Yet facts will remain stubborn. On June 12, 1993, Nigerians voted across ethnic and religious lines to elect MKO Abiola their president.
When the National Electoral Commission (NEC) headed by Prof Humphrey Nwosu, began rolling out the results on June 15, 1993, Abiola was winning the election with 60 percent of the votes declared in 14 States.
Abiola’s Social Democratic Party (SDP) was thrashing Bashir Tofa’s National Republican Convention (NRC) across the country. Only in two States, Kebbi and Sokoto, did Abiola fail to obtain at least one third of the votes cast.
Abiola was comprehensively winning the 1993 election in 19 of the nation’s 30 States, including in the Federal Capital Territory (FCT) of Abuja. He was a popular politician who ran an infectious and viral campaign. It also helped that Abiola was a philanthropist.
On June 16, 1993, the Abuja High Court ordered Humphrey Nwosu and his NEC to suspend further announcement of the results.
Days later, then military President Ibrahim Badamosi Babangida (IBB) anulled the election.
With the polity becoming too hot for him to handle after the annulment, IBB announced he was “stepping aside” on August 26, 1993. The departing military despot installed Chief Ernest Shonekan to head an interim government whose sole mandate was to midwife Nigeria’s transition to democratic rule.
However, a certain General Sani Abacha had other ideas. On November 17, 1993, Abacha sacked Shonekan and announced himself president. Abacha ruled Nigeria with an iron fist until death came calling on June 8, 1998.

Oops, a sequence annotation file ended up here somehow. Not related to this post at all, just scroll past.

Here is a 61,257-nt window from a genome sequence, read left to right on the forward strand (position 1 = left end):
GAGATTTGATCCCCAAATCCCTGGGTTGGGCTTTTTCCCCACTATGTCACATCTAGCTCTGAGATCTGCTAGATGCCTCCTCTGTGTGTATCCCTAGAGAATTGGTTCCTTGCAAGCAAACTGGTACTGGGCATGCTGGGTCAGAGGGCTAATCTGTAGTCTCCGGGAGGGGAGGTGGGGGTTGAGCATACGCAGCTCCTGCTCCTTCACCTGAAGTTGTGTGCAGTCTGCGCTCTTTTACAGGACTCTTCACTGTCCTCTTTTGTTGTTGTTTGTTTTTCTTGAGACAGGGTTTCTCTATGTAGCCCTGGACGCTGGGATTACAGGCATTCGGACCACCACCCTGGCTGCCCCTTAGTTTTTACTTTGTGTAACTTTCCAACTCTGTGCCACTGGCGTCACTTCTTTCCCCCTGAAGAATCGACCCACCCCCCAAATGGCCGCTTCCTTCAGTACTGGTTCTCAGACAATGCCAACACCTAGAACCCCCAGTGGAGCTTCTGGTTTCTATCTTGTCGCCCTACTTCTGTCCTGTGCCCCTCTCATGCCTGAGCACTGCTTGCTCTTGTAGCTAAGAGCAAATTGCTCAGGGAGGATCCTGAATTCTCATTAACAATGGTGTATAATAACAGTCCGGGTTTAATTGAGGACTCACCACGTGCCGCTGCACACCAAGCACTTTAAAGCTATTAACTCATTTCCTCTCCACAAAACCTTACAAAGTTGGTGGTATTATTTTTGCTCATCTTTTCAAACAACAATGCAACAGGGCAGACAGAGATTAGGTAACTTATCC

All along, Abiola was languishing in jail for declaring himself president on June 11, 1994 in Epetedo, Lagos. The military government of the day considered that declaration treasonable.
Abiola died in suspicious circumstances on July 7, 1998–the day he was supposed to be released from prison; after a visit from an American delegation led by then Assistant Secretary of State Susan Rice. Reports in the local media suggest Abiola died after sipping from a cup of tea handed him by Rice.
The federal government’s honour of Abiola and recognition of June 12 may have been long in coming, but it’s better late than never, as they say.
MKO Abiola’s mandate wasn’t only mindlessly stolen from him and from millions of Nigerians, he died while refusing to renounce said mandate. Abacha’s then Chief Security Officer (CSO) Hamza Al-Mustapha says Abiola was beaten and tortured in detention. He was told to give it all up, at gun point. But he didn’t. He was traumatised in Abacha’s gulag, but he remained unbowed.
With Abiola in detention, his wife Kudirat Abiola was gunned down in Lagos by Abacha’s goons. Pro-democracy campaigners were hounded across the country and most fled into exile. June 12 protests and peaceful marches were quelled with bullets and teargas canisters; and thousands of people fled Lagos to the hinterlands of the Southeast and South South. The military junta did everything to kill the June 12 spirit and dream.
There are those who hold the view that Buhari’s declaration was politically motivated and aimed at currying favour from the Southwest ahead of the 2019 vote. Whatever his motives, Buhari got this one spot on. At least, he’s honoured a man and a watershed date past governments didn’t even want to be associated with. If anything, we should be hailing the president’s inner circle and political advisers for even thinking this one up. For once, they deserve some accolades. And if the Southwest is appeased by this move and rewards Buhari with more votes in 2019, why should anyone blame them?
Nigeria’s democracy day shouldn’t be the one the military foisted on us (May 29), it should be the one where millions poured out to vote for one man, relegating their religious and ethnic inclinations to the background—for once. So long, May 29. Long live June 12.